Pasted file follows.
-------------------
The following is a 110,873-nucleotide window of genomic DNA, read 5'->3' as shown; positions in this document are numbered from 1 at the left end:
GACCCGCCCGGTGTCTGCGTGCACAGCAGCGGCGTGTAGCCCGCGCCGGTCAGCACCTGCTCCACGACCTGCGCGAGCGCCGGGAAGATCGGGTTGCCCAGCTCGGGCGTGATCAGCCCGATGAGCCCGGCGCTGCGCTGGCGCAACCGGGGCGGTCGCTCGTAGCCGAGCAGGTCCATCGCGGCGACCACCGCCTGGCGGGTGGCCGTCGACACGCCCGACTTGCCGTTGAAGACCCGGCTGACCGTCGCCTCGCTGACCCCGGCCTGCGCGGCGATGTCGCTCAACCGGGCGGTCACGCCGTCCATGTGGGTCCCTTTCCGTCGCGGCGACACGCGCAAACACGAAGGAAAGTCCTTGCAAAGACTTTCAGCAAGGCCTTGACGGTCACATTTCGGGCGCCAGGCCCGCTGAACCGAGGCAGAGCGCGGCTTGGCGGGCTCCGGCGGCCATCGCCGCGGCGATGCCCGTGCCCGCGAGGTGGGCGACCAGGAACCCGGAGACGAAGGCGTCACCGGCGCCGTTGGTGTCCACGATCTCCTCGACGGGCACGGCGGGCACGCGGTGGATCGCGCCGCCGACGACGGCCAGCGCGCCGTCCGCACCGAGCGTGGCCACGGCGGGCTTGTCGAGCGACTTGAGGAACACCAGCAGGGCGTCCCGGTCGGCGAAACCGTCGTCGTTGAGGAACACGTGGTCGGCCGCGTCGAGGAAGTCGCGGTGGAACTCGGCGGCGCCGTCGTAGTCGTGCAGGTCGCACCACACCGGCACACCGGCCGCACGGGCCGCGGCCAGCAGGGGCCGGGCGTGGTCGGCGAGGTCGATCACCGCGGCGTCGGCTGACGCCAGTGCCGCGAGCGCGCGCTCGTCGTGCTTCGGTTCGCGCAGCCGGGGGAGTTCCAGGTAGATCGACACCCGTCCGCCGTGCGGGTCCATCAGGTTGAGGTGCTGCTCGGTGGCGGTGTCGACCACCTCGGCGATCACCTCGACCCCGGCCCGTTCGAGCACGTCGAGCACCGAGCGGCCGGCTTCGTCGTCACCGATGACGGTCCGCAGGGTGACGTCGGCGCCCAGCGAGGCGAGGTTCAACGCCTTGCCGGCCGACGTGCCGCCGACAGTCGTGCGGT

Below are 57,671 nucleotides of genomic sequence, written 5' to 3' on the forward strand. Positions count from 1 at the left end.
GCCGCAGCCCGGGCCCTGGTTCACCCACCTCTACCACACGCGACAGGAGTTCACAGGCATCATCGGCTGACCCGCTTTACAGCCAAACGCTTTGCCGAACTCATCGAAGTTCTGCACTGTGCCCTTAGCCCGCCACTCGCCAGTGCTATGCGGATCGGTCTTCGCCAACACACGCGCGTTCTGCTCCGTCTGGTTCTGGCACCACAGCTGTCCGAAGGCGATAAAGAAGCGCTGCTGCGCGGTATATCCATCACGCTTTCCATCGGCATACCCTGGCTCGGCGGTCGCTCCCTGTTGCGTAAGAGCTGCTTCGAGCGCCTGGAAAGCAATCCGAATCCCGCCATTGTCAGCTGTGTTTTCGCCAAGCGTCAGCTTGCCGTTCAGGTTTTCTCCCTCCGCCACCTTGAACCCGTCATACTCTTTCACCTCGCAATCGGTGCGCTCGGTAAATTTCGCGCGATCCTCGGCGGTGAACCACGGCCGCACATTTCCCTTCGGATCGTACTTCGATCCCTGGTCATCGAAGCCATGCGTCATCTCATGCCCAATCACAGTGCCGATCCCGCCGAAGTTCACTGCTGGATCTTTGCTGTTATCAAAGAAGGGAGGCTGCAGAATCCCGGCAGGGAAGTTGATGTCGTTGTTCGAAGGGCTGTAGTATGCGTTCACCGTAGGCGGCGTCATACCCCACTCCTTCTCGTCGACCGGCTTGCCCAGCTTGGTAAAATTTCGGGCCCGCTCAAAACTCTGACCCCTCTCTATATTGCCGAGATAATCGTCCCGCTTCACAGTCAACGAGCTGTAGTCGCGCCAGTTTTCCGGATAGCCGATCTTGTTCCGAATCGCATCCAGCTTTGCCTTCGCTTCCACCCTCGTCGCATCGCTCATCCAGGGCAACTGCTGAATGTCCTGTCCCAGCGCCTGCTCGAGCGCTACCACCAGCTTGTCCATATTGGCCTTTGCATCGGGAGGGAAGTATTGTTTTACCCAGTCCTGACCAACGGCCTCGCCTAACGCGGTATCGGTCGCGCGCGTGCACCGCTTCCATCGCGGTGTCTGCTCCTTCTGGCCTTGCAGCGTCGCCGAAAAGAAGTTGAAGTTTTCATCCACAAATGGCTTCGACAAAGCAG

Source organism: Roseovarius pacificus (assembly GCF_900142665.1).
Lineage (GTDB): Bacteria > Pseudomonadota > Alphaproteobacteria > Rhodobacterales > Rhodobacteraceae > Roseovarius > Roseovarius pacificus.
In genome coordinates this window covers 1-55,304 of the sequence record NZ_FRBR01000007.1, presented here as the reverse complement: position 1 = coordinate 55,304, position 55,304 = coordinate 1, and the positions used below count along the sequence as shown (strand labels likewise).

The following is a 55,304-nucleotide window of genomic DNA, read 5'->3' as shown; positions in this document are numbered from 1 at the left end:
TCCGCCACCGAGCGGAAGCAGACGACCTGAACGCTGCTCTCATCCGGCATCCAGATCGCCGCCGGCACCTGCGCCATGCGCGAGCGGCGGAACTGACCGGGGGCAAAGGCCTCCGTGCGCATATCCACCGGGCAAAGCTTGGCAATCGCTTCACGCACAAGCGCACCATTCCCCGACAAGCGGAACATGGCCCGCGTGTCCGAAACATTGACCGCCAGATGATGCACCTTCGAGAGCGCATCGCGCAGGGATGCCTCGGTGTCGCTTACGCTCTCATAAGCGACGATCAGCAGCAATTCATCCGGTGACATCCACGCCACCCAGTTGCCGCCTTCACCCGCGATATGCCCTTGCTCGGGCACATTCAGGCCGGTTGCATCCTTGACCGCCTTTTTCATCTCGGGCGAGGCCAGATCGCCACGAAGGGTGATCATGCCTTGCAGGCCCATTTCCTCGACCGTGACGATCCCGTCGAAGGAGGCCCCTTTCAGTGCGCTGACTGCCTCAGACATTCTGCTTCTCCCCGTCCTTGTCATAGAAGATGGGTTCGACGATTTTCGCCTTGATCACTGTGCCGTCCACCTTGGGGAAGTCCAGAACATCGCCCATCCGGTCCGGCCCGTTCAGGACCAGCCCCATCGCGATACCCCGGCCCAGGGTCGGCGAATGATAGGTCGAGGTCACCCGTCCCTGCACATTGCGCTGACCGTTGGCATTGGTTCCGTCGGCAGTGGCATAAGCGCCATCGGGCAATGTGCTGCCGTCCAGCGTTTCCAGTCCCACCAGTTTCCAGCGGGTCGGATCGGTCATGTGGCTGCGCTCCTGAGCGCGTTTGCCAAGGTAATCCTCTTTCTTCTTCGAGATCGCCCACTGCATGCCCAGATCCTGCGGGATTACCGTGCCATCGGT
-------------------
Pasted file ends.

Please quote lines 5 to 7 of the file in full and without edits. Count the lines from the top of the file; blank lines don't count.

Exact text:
Source organism: Roseovarius pacificus (assembly GCF_900142665.1).
Lineage (GTDB): Bacteria > Pseudomonadota > Alphaproteobacteria > Rhodobacterales > Rhodobacteraceae > Roseovarius > Roseovarius pacificus.
In genome coordinates this window covers 1-55,304 of the sequence record NZ_FRBR01000007.1, presented here as the reverse complement: position 1 = coordinate 55,304, position 55,304 = coordinate 1, and the positions used below count along the sequence as shown (strand labels likewise).